Fact-Finding Run Amok: Chabad Petitions To Disqualify Judge Posner

December 31st, 2014

In November, Judge Posner issued a decision involving Northwestern University against the Chabad Lubavitch (a Jewish outreach organization) and Rabbi Dov Klein. The opinion, as par for the course with Posner, was littered with facts gleaned from YouTube and “other online material about him [that] can be obtained by Googling his name.” In an odd concurring opinion, Judge Bauer faults Posner for looking outside the record.

Now, Chabad and Rabbi Klein have filed a petition for rehearing en banc, with Nathan and Alyza Lewin as counsel. This was the father-daughter team that has litigated the Zivotofsky case. Nathan stepped aside to allow Alyza the chance to argue the second go-round.

The petition faults Posner for looking outside the record, but more strikingly asks him to be disqualified. Here is an overview of the argument:

(1) The panel decision invokes and relies on evidence “not taken from the record of the case” (as the concurring Judge acknowledges) and therefore conflicts with the established rule under which “federal appellate courts will not consider . . . evidence . . . not part of the trial record.” IBM Corp. v. Edelstein, 526 F.2d 37, 45 (2d Cir. 1975). …

(3) Judge Posner should have recused himself under 28 U.S.C. § 455(a) because his “impartiality might reasonably be questioned” as a result of his having received an honorary degree from Northwestern University, the principal defendant in this case.

(4) The “tone of derision that pervades” Judge Posner’s opinion and the unilateral reliance on material that “was not part of the record” demonstrates that this appeal should have been heard by “a different . . . judge” than Circuit Judge Posner under the standard subsequently announced by Judge Posner in Stuart v. Local 727, Int’l Bhd. Of Teamsters, 2014 WL 5906562 (7th Cir. Nov. 14, 2014).

The brief focuses on 10 misstatements of fact:

1. The panel opinion misstates facts at least ten times. The opinion erroneously states:

(i) that Rabbi Klein “made no effort to limit consumption of alcohol,” (ii) “that [Rabbi Klein] . . . was himself intoxicated,” (iii) that Rabbi Klein was “plying minors with hard liquor,” (iv) that there was “underage and excessive drinking by the kids who frequent the Chabad house,” (v) that Rabbi Klein’s claim is “that the university should have told him to exercise closer supervision over alcohol consumption at the house,” (vi) that Rabbi Klein “wants a second chance,” (vii) that Rabbi Klein “had gotten away for more than a quarter of a century with an irresponsible attitude toward excessive underage drinking that went on under his nose in the Chabad house,” (viii) that Rabbi Klein “thought that he could continue to do so, with impunity, indefinitely,” (ix) that Rabbi Klein “was given multiple chances,” (x) that Rabbi Klein was “warned repeatedly, but did not react.”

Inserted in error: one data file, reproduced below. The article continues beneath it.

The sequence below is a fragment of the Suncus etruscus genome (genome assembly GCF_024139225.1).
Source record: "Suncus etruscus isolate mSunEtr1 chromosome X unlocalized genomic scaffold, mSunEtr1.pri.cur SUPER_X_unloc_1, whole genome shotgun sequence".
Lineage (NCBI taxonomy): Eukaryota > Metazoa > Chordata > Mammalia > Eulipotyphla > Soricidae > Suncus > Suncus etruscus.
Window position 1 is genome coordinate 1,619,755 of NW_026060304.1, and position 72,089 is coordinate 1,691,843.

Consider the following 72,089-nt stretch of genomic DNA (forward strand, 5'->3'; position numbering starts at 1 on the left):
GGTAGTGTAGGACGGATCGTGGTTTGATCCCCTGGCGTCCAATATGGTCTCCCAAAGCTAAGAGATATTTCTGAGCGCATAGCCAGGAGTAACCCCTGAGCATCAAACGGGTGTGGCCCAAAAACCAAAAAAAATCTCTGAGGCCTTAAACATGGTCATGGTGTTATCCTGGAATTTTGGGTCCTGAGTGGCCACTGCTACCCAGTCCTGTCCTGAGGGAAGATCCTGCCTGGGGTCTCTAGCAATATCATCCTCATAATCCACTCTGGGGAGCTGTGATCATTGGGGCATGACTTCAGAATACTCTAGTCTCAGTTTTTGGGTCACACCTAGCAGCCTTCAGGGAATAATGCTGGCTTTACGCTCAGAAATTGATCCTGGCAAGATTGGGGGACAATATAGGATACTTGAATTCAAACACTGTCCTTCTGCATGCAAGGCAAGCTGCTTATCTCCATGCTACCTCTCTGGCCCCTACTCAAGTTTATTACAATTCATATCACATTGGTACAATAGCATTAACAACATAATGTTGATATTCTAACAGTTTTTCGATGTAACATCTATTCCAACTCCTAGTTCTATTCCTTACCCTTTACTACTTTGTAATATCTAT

None of these were in the record:

None of these factual assertions in the panel opinion was found by the District Court, none is based on evidence in the record, all are categorically false, and all would have been denied by Rabbi Klein had he been confronted with them. The “findings” stated in the panel’s opinion were baseless assertions by the author of the panel opinion and appear to reflect his preconceived opinion of Chabad- Lubavitch and Rabbi Klein – derived entirely from the author’s own improper extra-record research. …

In his concurrence Judge Bauer noted what is obvious from even a superficial reading of the panel opinion: The decision is not based on the appellate record but on Judge Posner’s personal excursion into “youtube” and other websites. The facts recited in the panel opinion – disparaging to Rabbi Klein personally and to Lubavitch-Chabad generally – are, as Judge Bauer observed, “not taken from the record of the case.”